Tuesday, January 18, 2011


The on-going marketing program for my studio has me researching venues, galleries, publishers, etc. on the internet and making appropriate submissions.  97 percent of the time my efforts come to nothing.  Submissions and proposals are made, all in accordance with deadlines and guidelines, and usually nothing happens.  Nothing.  No acceptance, no rejection, no acknowledgement of receipt, no returns, no response, nothing happens at all.  This is normal.  It pisses me off and bugs the shit outta me, but it’s absolutely the industry-standard and I’m used to it.  I’m hoping for that magic 3% direct-mail response rate, at best.

During my most recent ‘marketing research day’ I rediscovered the Biennial FotoFest of Photography in Houston, Texas.

FotoFest is a Big Deal (if you’re included) it’s well attended by those influential people in the art-photography world and it gets a lot of attention.  Generally speaking, if your work is exhibited in the context of FotoFest, the very people you want to see your work probably will.

I am not unfamiliar with FotoFest as I was a resident of Houston from 1982-1994.  Although each and every submission I made to FotoFest was rejected, I attended, and I always hoped that one day my photography would be exhibited in the FotoFest Biennial.  So when I came upon the FotoFest 2012 website I was heartened to read the theme of the 2012 Biennial would be how artists are conceiving and depicting the future of life and human existence on the earth.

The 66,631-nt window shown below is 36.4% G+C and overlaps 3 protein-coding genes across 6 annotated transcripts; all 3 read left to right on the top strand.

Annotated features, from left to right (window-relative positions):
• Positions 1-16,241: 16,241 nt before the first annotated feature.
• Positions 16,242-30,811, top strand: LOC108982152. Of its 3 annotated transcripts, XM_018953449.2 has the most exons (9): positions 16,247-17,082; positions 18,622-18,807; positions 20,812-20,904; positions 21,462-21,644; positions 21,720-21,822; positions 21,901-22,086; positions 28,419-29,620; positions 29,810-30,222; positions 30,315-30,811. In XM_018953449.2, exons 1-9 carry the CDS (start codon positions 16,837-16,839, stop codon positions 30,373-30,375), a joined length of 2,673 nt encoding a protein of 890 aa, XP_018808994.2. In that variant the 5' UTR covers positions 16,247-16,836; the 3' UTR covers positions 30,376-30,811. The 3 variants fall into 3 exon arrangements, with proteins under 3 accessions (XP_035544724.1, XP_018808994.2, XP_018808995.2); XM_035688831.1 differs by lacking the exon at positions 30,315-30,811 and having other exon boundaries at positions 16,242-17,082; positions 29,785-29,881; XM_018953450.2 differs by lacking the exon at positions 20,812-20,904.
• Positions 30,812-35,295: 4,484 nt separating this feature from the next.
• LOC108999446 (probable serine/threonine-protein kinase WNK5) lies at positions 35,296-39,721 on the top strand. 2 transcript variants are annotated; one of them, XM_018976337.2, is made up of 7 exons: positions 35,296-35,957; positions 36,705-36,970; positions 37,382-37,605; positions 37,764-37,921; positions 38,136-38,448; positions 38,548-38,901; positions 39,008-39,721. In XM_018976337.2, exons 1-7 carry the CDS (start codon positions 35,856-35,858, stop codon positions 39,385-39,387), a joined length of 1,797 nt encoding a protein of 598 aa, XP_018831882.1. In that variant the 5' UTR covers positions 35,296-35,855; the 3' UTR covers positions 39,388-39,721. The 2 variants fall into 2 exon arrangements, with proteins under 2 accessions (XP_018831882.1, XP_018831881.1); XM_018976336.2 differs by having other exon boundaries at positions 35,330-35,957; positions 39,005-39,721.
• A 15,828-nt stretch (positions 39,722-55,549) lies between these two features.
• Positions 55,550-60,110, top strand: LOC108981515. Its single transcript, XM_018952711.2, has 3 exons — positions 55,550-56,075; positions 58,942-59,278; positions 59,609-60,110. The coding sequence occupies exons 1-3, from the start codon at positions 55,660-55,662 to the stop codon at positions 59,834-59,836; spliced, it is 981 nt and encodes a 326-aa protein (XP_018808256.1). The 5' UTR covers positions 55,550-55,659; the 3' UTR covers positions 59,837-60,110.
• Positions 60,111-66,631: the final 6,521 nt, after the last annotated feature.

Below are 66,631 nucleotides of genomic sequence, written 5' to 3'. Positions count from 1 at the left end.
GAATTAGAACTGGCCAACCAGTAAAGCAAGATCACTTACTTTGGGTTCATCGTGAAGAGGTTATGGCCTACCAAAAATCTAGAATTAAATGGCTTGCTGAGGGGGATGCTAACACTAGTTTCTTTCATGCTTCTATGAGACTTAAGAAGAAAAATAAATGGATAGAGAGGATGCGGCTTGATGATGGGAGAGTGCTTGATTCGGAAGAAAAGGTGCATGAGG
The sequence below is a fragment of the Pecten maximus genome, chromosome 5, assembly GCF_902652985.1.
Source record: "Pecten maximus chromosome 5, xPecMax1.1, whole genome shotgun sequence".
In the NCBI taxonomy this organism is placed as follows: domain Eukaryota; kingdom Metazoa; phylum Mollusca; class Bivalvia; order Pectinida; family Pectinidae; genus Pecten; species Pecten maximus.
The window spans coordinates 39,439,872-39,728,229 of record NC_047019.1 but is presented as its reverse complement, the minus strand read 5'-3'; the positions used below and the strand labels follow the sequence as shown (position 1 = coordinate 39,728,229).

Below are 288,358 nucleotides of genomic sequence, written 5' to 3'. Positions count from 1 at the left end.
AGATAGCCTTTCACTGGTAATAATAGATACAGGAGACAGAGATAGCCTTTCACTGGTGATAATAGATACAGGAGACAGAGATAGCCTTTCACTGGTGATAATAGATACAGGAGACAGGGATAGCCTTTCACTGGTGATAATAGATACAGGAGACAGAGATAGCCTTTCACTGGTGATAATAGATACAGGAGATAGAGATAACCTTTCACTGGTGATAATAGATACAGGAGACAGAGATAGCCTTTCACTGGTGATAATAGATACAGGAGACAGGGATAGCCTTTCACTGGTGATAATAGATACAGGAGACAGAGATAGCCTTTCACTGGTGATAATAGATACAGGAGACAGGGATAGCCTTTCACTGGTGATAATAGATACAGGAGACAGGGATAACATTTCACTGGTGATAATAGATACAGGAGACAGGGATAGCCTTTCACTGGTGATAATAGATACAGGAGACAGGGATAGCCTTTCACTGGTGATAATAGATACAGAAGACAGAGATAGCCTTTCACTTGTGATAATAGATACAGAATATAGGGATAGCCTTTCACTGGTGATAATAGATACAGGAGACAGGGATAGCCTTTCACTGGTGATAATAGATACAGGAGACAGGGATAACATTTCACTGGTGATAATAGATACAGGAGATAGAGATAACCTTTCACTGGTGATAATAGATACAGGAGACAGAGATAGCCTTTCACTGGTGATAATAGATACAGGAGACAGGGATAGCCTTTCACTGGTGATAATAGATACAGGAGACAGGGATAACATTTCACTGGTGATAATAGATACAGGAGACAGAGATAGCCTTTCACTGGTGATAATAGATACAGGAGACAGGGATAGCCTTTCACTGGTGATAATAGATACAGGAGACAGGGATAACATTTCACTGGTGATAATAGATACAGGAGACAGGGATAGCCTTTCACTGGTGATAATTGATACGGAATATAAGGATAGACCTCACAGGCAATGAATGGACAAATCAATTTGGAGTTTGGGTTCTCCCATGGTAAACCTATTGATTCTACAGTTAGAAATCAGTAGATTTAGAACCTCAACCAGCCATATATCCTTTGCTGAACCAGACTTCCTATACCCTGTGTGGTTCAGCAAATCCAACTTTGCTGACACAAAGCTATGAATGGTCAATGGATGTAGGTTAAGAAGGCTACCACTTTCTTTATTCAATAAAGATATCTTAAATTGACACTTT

Finally!  A theme that fit my work!

I spent the better part of a day preparing my submission to the FotoFest submission guidelines, I sized all my digital files properly, updated my resume and artist statement, burned a CD, packaged the stuff and went to the post office and sent my submission early.  Maybe this time I might have the good fortune of having my photography included in one of the biggest photography festivals in America?

No!  Shut-out in Houston, again!

I figured I’d wait for months and either get the rejection, or hopefully acceptance.  Instead, just a few days after mailing my submission I got an email.  When I saw the FotoFest email in my inbox I thought to myself, I hope this is an acknowledgement of receipt and an ultra-fast rejection.  I was quite surprised when I opened the email and read this:

As you know the FotoFest 2012 theme would focus on how artists are conceiving and depicting the future of life and human existence on the earth. Given the scale of this particular project we have found it is necessary to have more time to plan this concept and we have to move it to 2014.  We want to let you to be one of the first to know.

We would like to hold your submission for consideration for 2014 Biennial. We hope the change of focus will not cause you any difficulties or inconvenience. 

For the 2012 Biennial, FotoFest’s focus will be Russia and FotoFest’s own exhibitions will focus on Contemporary Russian Photography - Post-war Avant-garde to the Present.  This will be work by Russian photographers working in Russia.

Let me know if you would like to have your submission considered under the new focus or if you would like us to hold it for the 2014 focus.

Wow!  That’s amazing.  While my submission was in-transit, the whole darn theme was changed to Russian Photography, something my work has no relation to whatsoever.